Design responds to exceptional demands with steelwork key to the project


Stratford-upon Avon

Architect Bennetts Associates
Structural engineer Buro Happold
Steelwork contractors Billington Structures Ltd (primary steelwork) CMF Ltd (auditorium steelwork)
Main contractor Mace Group Ltd
Client Royal Shakespeare Company

It took approximately 1 million man-hours to complete the £112 million remodelling of the Royal Shakespeare Theatre in Stratford-upon-Avon. This complex project upgraded the facilities to present-day standards, while creating a new main auditorium with the intimate dimensions of a medieval courtyard theatre.

Steelwork by Billington Structures and CMF played a crucial role in the whole transformation project, making the construction as light as possible to minimise piling requirements in the waterside location. The building uses 580 tonnes of steel to create extensions to the existing listed building, including the new auditorium.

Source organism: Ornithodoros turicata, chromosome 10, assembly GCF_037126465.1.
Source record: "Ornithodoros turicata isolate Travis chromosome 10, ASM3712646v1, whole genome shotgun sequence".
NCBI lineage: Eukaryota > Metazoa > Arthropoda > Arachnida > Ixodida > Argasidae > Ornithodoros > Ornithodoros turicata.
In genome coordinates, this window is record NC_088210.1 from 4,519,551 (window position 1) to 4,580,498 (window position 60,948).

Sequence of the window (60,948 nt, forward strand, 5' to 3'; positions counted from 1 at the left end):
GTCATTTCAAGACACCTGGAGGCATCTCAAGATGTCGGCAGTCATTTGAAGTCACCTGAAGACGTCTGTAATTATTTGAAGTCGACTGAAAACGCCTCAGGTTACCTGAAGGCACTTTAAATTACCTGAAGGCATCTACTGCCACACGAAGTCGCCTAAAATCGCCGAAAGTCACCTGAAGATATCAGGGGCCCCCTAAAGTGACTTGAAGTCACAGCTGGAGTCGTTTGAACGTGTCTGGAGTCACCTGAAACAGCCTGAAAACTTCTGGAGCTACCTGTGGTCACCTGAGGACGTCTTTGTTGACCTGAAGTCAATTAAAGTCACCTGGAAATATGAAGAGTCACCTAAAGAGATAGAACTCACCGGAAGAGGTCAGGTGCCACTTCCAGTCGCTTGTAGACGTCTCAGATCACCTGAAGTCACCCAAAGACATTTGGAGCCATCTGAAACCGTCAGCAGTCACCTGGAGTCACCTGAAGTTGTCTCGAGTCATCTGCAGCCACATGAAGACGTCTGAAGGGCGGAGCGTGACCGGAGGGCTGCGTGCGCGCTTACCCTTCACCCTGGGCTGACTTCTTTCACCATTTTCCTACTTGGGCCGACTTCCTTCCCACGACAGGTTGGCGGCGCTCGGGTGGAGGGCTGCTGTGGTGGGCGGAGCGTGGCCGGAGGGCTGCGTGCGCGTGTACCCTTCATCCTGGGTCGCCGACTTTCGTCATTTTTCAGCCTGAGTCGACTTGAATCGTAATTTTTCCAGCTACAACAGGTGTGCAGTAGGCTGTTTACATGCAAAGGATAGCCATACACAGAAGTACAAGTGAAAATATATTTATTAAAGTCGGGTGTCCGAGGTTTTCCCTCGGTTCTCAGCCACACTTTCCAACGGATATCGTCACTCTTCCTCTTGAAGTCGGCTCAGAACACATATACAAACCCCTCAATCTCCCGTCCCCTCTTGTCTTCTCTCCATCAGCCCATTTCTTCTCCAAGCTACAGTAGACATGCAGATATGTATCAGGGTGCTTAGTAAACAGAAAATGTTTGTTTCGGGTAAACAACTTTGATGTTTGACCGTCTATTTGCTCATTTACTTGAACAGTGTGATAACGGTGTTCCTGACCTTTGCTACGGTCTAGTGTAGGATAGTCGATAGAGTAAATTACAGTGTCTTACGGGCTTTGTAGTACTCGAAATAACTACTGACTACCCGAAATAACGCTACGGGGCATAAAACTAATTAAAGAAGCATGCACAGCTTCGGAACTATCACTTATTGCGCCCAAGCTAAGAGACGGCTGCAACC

Here, the exposed steel created the structure and also reflected the architect’s desire to create a hand-made aesthetic.

The Royal Shakespeare Theatre

Source: Peter Cook

Exposed steel forms the distinctive character of the main auditorium

The 1,040-seat auditorium is formed by four 24m-long, 3.4m deep, steel roof trusses. These rest on the concrete auditorium walls that form the sides of the auditorium building.

The upper seating tiers are supported on 10 slender cruciform columns with the ring beam structure tied back to concrete cores behind the auditorium walls.

The judges praised the way the design team responded to the “exceptionally challenging” and evolving demands of the project, with steelwork key to the creation of the major new areas.